Precipitating Change

Promoting students' ability to apply integrated science, math, and computational thinking in weather events.

With Argonne National Laboratory, Millersville University, and the University of Illinois at Chicago, we’re designing and testing instructional materials and technologies to promote middle school students’ ability to apply computational thinking practices and understandings in the context of weather and weather prediction. We will accomplish this using a novel, highly inquiry-based approach, placing students inside simulated weather phenomena and enabling them to play the role of scientific experts. In this role, students will actively employ computational thinking (CT) practices and skills and science and mathematics understanding as they collect and analyze incoming data, run and refine weather models, and make and evaluate predictions—all within ongoing, quasi-real-time situations. Through this work, we aim to empower students to understand and apply weather-related science and mathematics by employing core computational methods and thinking involving data, models and prediction.

Precipitating Change Students

Unit Includes

  • Teacher Edition
  • Teacher Dashboard
  • Video Tutorials
  • Student Science Notebook
  • Material List
  • Computational Thinking
        Skills Chart
  • Final Presentation

Teacher Resources

Video Tutorials

Teacher Edition Tutorial
The Teacher Edition is the online version of a teacher guide with just-in-time tips, background information, and exemplar student answers.

Teacher Dashboard Guide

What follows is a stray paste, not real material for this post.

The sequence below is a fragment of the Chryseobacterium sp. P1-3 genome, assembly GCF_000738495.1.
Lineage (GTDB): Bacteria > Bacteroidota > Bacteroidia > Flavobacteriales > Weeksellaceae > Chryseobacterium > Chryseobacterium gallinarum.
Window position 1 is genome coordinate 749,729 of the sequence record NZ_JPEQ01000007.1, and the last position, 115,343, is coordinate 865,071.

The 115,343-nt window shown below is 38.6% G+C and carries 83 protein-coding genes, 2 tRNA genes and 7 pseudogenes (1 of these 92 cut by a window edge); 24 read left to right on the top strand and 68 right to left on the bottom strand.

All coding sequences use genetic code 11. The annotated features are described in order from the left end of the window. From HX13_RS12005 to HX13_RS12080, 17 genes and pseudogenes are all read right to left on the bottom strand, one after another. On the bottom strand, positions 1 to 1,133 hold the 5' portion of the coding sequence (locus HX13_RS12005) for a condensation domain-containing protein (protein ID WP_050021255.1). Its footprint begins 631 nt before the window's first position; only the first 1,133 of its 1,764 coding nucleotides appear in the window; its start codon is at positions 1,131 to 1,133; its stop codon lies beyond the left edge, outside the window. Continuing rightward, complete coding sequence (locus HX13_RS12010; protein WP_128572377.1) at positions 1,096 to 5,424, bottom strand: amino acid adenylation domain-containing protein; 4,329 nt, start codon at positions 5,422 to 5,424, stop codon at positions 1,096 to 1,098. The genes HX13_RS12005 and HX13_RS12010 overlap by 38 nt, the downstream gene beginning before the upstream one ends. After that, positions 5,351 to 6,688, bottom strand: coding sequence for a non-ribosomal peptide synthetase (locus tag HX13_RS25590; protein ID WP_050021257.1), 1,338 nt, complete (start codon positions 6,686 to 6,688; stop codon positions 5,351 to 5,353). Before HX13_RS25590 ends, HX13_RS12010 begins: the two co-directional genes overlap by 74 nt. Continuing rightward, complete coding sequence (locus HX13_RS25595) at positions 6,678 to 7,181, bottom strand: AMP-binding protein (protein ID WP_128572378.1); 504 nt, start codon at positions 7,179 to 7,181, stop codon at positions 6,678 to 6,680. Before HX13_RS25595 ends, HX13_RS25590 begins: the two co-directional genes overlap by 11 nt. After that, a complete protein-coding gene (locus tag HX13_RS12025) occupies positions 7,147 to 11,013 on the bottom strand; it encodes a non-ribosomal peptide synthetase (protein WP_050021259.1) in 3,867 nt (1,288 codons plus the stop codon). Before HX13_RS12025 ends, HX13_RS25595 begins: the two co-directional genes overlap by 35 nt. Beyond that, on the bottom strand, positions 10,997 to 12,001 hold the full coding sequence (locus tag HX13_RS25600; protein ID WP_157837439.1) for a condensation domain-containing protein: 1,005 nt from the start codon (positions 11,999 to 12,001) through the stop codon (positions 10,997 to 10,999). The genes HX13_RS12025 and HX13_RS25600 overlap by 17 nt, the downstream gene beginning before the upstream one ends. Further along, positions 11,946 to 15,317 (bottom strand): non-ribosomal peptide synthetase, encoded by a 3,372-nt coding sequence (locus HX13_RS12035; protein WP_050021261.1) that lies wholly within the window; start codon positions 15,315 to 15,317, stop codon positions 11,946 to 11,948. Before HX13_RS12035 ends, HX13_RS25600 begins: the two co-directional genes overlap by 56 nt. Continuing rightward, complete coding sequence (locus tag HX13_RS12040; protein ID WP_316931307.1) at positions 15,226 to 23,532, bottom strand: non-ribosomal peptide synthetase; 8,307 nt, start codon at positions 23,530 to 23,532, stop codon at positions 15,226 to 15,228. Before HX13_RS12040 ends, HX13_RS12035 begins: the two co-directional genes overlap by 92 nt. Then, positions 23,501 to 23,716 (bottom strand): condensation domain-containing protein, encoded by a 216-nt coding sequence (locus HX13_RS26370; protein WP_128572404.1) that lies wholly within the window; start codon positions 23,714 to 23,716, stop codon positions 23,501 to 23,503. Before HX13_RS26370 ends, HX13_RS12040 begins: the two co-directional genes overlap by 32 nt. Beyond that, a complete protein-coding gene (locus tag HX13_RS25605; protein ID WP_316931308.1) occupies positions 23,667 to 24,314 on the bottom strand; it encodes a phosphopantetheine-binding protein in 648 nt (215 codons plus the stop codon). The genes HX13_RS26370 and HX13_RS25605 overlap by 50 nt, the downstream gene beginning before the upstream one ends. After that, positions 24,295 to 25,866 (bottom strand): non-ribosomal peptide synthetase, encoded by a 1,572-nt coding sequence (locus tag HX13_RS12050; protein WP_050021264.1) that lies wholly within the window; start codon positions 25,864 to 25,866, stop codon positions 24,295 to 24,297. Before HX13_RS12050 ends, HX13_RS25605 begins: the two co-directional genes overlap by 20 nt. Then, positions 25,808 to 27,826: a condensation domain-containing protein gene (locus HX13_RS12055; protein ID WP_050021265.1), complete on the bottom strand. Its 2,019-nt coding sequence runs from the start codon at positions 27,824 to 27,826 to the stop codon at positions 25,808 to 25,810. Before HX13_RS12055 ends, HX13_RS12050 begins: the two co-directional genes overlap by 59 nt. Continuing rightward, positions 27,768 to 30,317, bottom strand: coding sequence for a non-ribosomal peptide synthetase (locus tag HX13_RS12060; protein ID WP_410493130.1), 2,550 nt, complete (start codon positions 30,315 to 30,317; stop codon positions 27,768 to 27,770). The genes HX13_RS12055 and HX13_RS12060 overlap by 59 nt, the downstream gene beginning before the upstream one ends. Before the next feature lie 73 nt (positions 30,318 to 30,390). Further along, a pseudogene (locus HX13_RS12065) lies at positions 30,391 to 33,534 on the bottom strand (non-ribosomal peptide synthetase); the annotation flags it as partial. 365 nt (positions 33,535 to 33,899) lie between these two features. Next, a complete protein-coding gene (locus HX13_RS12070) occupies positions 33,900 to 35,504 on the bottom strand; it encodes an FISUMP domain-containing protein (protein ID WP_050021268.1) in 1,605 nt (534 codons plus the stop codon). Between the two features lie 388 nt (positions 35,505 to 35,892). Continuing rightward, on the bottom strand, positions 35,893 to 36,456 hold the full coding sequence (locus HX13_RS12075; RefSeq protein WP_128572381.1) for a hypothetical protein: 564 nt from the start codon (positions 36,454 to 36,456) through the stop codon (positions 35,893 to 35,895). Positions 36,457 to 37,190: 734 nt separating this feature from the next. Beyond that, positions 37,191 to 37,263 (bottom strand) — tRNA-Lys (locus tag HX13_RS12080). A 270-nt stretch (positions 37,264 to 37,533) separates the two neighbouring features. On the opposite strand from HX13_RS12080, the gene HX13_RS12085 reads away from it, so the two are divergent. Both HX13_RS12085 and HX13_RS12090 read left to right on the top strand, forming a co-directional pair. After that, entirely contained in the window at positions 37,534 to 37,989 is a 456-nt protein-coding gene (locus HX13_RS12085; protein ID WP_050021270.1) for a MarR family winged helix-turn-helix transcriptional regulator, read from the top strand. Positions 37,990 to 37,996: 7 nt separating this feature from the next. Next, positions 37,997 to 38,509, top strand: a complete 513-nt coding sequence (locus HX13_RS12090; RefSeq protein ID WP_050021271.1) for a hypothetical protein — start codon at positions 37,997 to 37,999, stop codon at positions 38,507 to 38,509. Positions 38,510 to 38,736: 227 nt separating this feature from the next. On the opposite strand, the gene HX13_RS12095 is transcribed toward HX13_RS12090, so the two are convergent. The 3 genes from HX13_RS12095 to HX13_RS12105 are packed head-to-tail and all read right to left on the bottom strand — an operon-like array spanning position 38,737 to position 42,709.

Use the Teacher Dashboard to see student progress and provide feedback on student answers.

Virtual Storm Tutorial - Teacher Guide and
Virtual Storm Tutorial - Student Guide

The Virtual Storm is a hands-on activity where your classroom is transformed into the Alaskan mainland and students become meteorologists, tracking a storm’s movement.

Where Does It Rain? - Virtual Model #1
In Lesson 4, students use a model to integrate what they have learned by tracking a storm and test their knowledge by entering rules they developed for conditions that would cause it to rain.

What Happens at the Front? - Virtual Model #2
In Lesson 5, students simulate how air masses interact and use a model to understand what happens when air masses collide.

How Fast is the Front Moving? - Model #3
Students are introduced to a new model and use the data for further analysis on where the front will be at the time of their event.

Classroom Materials

Student Science Notebook (Google Doc) (PDF)
The Student Science Notebook gives students one place to view all weather data and track their progress.

Materials List (Google Doc) (PDF)
A comprehensive list of materials needed for the project, including links to print handouts or purchase items online.

Computational Thinking Skills Chart (Google Doc) (PDF)
Every activity in the Precipitating Change unit is designed to help students develop one or more computational thinking skills.

Final Presentation Template (Keynote) (Google Slides) (PPT)
In the culminating project, students work in small groups to create a presentation combining the evidence they have collected from all prior lessons into a final forecast and recommendation.

Final Presentation Rubric (Google Doc) (PDF)
The culminating weather forecast project gives students an opportunity to highlight the weather science and computational skills they learned. Use this rubric to assess student progress.

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